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  • About the Playwright and Translator

Dharmavir Bharati was born in 1926 in Allahabad, in the Indian state of Uttar Pradesh. His father died while Bharati was young, which created financial hardships in his youth. Nevertheless, he attended Allahabad University, where he received his master's degree in Hindi in 1946. He then worked as a magazine editor, during the period of Partition, before returning to earn a doctorate in 1950. While teaching at the university in Allahabad, he became a prolific writer of novels, plays, poetry, and essays. Leaving the university in 1960, he moved to Bombay to work as chief editor of the Hindi weekly magazine Dharma Yug, published by the Times of India Group. Under Bharati's leadership, the magazine became one of the most popular Hindi periodicals in India, noted for its excellence in writing and breadth of coverage. He remained with the magazine until 1987.

Bharati gained his greatest recognition, however, as an author of literary works in many genres. Among his honors were Padma Shree—the fourth-highest civilian award given by the Government of India—which he received in 1972. In 1988, he received the Maharana Mewar Foundation Award for best Hindi playwright. This was followed in 1989 by the Sangeet Natak Akademi Award, the highest national recognition given in the performing arts by the Indian government. And in 1994, he was awarded the Maharashtra Gaurav, Kaudiya Nyas, and Vyasa Samman.

Bharati may be most remembered for his fiction. His novel Gunahon Ka Devta made him one of the most recognized names in Hindi literature. In 1992, the novel was made into a nationally distributed, award-winning film, directed by Shyam Benegal. Among Bharati's other notable works is the novella Suraj Ka Satvan Ghodha (The Seventh Steed of the Sun). Considered one of the foremost examples of metafiction in twentieth-century Hindi literature, it too was made into a film. The novella was translated into Bengali by the poet Malay Roy Choudhury, for which he received the Sahitya Academy Award.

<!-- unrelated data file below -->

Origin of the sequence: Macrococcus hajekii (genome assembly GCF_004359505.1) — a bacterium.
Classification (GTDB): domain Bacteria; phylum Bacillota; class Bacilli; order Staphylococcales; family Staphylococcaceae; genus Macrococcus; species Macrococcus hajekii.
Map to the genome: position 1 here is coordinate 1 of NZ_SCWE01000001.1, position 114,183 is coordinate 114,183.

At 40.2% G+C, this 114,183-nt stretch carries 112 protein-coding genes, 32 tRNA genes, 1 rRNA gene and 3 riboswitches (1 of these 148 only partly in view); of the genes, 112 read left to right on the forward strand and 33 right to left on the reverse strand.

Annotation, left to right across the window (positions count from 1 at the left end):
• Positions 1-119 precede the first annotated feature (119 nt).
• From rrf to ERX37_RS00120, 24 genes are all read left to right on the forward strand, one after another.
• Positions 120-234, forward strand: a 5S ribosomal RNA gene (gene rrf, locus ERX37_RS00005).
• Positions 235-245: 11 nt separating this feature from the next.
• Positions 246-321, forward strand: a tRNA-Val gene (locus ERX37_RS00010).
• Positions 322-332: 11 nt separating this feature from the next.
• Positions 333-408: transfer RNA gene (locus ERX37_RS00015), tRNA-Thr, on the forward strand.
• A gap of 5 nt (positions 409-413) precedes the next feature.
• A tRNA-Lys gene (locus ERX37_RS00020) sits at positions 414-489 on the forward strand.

Dharamvir Bharati died in 1997 of heart disease.

Alok Bhalla is an eminent scholar and one of South Asia's foremost translators of literature from Hindi and Urdu into English. He obtained his master's degree in English from Delhi University and doctorate from Kent State University in Ohio. Most recently, he was a visiting professor at Jamia Millia Islamia in Delhi. He has been a professor at the Central Institute of English and Foreign Languages University in Hyderabad; a Lady Davis Visiting Professor at the Hebrew University in Jerusalem; a fellow at the Rockefeller Centre in Bellagio, Italy; and a fellow at the Indian Institute of Advanced Study, Shimla. He is also on the executive council of the Sahitya Akademi (Indian Institute of Advanced Study). As a writer and ethicist, Bhalla has published extensively on the Partition of India and on the role of translation [End Page 142] in the building of peace and reconciliation in democratic societies. Among his more than twenty-three authored, edited, or translated books are works by the prominent Pakistani authors Intizar Husain and Saadat Hasan Manto. Other books include Stories about the Partition of India (three volumes); Partition Dialogues: Memories of a Lost Home; The Life and Times of Saadat Hasan Manto; and The Place of Translation in a Literary Habitat. [End Page 143]



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